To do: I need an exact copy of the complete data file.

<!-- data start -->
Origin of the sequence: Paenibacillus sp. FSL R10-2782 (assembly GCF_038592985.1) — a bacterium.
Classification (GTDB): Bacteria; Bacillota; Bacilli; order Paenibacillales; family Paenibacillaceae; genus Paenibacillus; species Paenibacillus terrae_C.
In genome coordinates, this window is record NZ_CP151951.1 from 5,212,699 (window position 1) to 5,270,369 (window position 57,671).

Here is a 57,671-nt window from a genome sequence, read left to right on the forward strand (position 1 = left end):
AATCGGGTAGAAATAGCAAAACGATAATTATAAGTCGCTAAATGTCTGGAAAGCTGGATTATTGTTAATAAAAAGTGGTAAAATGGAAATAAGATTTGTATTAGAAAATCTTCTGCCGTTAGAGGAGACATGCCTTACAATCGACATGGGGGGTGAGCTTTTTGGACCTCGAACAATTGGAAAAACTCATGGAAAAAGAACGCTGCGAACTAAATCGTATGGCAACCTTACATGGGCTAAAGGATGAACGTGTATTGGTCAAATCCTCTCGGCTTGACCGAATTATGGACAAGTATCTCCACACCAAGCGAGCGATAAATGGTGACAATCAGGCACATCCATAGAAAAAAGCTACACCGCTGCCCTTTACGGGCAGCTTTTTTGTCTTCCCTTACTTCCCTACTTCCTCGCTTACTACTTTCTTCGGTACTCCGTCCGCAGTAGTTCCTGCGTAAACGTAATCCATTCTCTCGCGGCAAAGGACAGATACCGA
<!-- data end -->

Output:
Origin of the sequence: Paenibacillus sp. FSL R10-2782 (assembly GCF_038592985.1) — a bacterium.
Classification (GTDB): Bacteria; Bacillota; Bacilli; order Paenibacillales; family Paenibacillaceae; genus Paenibacillus; species Paenibacillus terrae_C.
In genome coordinates, this window is record NZ_CP151951.1 from 5,212,699 (window position 1) to 5,270,369 (window position 57,671).

Here is a 57,671-nt window from a genome sequence, read left to right on the forward strand (position 1 = left end):
AATCGGGTAGAAATAGCAAAACGATAATTATAAGTCGCTAAATGTCTGGAAAGCTGGATTATTGTTAATAAAAAGTGGTAAAATGGAAATAAGATTTGTATTAGAAAATCTTCTGCCGTTAGAGGAGACATGCCTTACAATCGACATGGGGGGTGAGCTTTTTGGACCTCGAACAATTGGAAAAACTCATGGAAAAAGAACGCTGCGAACTAAATCGTATGGCAACCTTACATGGGCTAAAGGATGAACGTGTATTGGTCAAATCCTCTCGGCTTGACCGAATTATGGACAAGTATCTCCACACCAAGCGAGCGATAAATGGTGACAATCAGGCACATCCATAGAAAAAAGCTACACCGCTGCCCTTTACGGGCAGCTTTTTTGTCTTCCCTTACTTCCCTACTTCCTCGCTTACTACTTTCTTCGGTACTCCGTCCGCAGTAGTTCCTGCGTAAACGTAATCCATTCTCTCGCGGCAAAGGACAGATACCGA